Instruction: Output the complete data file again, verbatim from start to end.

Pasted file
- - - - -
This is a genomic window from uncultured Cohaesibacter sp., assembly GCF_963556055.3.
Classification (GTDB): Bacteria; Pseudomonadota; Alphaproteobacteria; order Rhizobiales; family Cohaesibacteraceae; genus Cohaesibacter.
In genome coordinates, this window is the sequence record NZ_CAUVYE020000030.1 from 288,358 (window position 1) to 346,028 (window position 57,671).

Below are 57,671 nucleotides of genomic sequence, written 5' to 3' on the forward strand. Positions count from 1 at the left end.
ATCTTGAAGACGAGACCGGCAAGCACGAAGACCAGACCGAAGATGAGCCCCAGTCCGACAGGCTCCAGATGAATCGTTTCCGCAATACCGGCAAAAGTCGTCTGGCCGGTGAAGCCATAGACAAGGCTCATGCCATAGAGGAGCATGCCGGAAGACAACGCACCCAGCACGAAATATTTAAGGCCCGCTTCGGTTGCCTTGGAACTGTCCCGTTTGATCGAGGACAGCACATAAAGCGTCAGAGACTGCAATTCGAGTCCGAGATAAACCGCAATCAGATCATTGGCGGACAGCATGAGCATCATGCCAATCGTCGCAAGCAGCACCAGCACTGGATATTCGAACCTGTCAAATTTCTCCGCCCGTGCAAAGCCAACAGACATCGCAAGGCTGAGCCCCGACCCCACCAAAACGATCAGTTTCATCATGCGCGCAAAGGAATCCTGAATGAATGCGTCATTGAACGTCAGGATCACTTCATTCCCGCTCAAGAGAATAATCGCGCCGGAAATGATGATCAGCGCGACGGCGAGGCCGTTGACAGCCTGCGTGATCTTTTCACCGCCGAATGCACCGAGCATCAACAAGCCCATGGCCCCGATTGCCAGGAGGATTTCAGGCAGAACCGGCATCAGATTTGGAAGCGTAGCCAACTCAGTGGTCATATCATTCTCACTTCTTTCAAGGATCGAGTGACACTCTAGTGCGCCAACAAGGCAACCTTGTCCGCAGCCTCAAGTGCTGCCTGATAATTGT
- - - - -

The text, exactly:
This is a genomic window from uncultured Cohaesibacter sp., assembly GCF_963556055.3.
Classification (GTDB): Bacteria; Pseudomonadota; Alphaproteobacteria; order Rhizobiales; family Cohaesibacteraceae; genus Cohaesibacter.
In genome coordinates, this window is the sequence record NZ_CAUVYE020000030.1 from 288,358 (window position 1) to 346,028 (window position 57,671).

Below are 57,671 nucleotides of genomic sequence, written 5' to 3' on the forward strand. Positions count from 1 at the left end.
ATCTTGAAGACGAGACCGGCAAGCACGAAGACCAGACCGAAGATGAGCCCCAGTCCGACAGGCTCCAGATGAATCGTTTCCGCAATACCGGCAAAAGTCGTCTGGCCGGTGAAGCCATAGACAAGGCTCATGCCATAGAGGAGCATGCCGGAAGACAACGCACCCAGCACGAAATATTTAAGGCCCGCTTCGGTTGCCTTGGAACTGTCCCGTTTGATCGAGGACAGCACATAAAGCGTCAGAGACTGCAATTCGAGTCCGAGATAAACCGCAATCAGATCATTGGCGGACAGCATGAGCATCATGCCAATCGTCGCAAGCAGCACCAGCACTGGATATTCGAACCTGTCAAATTTCTCCGCCCGTGCAAAGCCAACAGACATCGCAAGGCTGAGCCCCGACCCCACCAAAACGATCAGTTTCATCATGCGCGCAAAGGAATCCTGAATGAATGCGTCATTGAACGTCAGGATCACTTCATTCCCGCTCAAGAGAATAATCGCGCCGGAAATGATGATCAGCGCGACGGCGAGGCCGTTGACAGCCTGCGTGATCTTTTCACCGCCGAATGCACCGAGCATCAACAAGCCCATGGCCCCGATTGCCAGGAGGATTTCAGGCAGAACCGGCATCAGATTTGGAAGCGTAGCCAACTCAGTGGTCATATCATTCTCACTTCTTTCAAGGATCGAGTGACACTCTAGTGCGCCAACAAGGCAACCTTGTCCGCAGCCTCAAGTGCTGCCTGATAATTGT